Prime Minister Alexander De Croo on Friday called on the private sector to contribute to efforts to secure port facilities and fight drug trafficking, due to the violence generated by the trade.
The call came one day after the federal government took a number of decisions in this regard at a National Security Council (NSC) meeting.
“All this has a price. And I would like to discuss in the next few weeks how we can assume this joint responsibility,” Prime Minister De Croo said in Antwerp at a meeting between Belgian and Dutch ministers and shipowners to define a common approach to the fight against the influx of drugs through the ports of Antwerp and Rotterdam.
Joint financing of efforts to protect the ports
Mr De Croo stressed that economic activity at the ports was “vital for jobs and growth,” but also entailed considerable collateral damage and reputational risks.
“Joint financing of such efforts is not new. And it should not be taboo,” the Prime Minister said. “Asking private companies to bear part of the cost of protecting the infrastructure they use is not a new idea. It is quite common,” he added.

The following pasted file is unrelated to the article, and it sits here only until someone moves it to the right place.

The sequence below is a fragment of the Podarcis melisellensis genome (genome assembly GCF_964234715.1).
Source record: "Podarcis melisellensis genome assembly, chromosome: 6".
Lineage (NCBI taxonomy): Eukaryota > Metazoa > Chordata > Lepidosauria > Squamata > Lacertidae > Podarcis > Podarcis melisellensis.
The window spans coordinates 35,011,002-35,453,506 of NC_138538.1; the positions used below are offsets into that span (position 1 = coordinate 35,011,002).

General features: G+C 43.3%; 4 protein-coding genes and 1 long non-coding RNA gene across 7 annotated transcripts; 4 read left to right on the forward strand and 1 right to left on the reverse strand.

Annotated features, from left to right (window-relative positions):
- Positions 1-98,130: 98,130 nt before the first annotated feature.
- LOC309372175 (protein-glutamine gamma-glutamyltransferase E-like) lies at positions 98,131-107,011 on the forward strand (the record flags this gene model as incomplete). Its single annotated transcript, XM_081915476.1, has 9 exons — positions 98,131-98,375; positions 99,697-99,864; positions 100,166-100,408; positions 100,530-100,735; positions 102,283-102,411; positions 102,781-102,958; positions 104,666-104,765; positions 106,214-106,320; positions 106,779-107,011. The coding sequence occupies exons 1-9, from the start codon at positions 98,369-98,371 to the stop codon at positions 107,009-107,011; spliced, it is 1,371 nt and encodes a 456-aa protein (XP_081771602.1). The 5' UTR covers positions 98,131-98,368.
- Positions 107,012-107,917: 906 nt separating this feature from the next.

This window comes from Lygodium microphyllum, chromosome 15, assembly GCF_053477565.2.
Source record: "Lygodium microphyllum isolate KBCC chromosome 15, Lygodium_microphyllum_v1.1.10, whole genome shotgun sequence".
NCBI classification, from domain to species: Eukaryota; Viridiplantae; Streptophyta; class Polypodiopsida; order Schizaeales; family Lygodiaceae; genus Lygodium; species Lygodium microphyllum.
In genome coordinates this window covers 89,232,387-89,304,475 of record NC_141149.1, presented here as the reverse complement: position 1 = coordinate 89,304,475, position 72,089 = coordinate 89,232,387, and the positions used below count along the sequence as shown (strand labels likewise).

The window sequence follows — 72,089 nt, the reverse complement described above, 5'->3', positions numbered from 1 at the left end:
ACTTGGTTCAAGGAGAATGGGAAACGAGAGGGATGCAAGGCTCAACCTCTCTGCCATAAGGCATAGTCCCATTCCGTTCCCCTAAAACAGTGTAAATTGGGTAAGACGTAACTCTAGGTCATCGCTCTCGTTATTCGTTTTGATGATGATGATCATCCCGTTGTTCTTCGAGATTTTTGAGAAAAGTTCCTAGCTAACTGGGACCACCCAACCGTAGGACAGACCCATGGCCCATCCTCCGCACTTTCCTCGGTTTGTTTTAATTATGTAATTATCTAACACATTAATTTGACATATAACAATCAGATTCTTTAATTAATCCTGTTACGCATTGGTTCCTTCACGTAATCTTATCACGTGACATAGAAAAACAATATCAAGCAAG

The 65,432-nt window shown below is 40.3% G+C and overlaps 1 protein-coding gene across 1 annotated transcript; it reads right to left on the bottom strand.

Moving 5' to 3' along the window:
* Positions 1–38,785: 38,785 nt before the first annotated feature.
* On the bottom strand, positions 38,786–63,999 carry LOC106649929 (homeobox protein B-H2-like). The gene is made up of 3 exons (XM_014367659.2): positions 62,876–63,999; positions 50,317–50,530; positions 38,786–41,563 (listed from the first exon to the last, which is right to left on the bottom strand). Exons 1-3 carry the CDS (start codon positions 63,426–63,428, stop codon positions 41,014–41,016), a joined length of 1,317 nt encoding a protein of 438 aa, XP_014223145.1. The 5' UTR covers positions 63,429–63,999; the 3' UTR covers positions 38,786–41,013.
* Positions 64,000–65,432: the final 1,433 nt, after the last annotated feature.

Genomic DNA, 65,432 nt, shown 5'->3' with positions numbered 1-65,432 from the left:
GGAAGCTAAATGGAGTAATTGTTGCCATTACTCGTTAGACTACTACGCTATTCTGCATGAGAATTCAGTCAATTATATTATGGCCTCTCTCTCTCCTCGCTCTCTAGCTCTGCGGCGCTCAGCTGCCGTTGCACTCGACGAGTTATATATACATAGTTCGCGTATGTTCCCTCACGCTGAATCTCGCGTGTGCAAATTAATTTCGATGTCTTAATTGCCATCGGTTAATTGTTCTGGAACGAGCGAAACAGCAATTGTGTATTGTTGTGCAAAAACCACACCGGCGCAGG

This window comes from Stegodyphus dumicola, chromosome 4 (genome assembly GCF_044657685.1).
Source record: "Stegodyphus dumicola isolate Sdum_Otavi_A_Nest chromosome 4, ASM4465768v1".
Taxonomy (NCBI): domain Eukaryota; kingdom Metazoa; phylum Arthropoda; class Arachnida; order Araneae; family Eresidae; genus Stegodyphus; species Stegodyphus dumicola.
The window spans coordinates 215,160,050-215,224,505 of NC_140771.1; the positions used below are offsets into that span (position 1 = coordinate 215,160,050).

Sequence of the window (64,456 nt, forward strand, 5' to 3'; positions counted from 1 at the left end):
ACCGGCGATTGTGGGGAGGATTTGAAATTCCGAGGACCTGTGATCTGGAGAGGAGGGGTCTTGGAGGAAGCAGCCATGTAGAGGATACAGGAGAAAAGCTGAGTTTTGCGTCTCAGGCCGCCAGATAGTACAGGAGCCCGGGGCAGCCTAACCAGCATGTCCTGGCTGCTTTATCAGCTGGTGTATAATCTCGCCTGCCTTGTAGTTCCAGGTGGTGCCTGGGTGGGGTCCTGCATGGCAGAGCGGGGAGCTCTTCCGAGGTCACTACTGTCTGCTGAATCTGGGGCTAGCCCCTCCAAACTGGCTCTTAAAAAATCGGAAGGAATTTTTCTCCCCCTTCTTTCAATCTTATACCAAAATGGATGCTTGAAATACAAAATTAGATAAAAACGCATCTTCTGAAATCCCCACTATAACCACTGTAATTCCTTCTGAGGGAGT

He cited the examples of Brussels Airport Company, which co-finances security at Zaventem airport, Engie, which pays for the protection of its nuclear power plants, and banks, which finance the safeguarding of cash transports.
De Croo also pointed to the “high costs” incurred as a result of drugs being brought “into our ports, cities and societies.”
'The only way to tackle this threat is to work together'
“The only way to tackle this threat is to work together, to launch joint initiatives and to share responsibility, together with local and port authorities, shipowners, container shipping companies, terminal operators. Together,” said the head of government.
Prime Minister De Croo was accompanied by the federal Ministers of the Interior and Justice, Annelies Verlinden and Vincent Van Quickenborne.
The Netherlands was represented by Justice Minister Dilan Ye¿ilgöz-Zegerius, her colleague for Infrastructure and Water Management, Mark Habers, State Secretary for Benefits and Customs Aukje de Vries, and Rotterdam Mayor Ahmed Aboutaleb.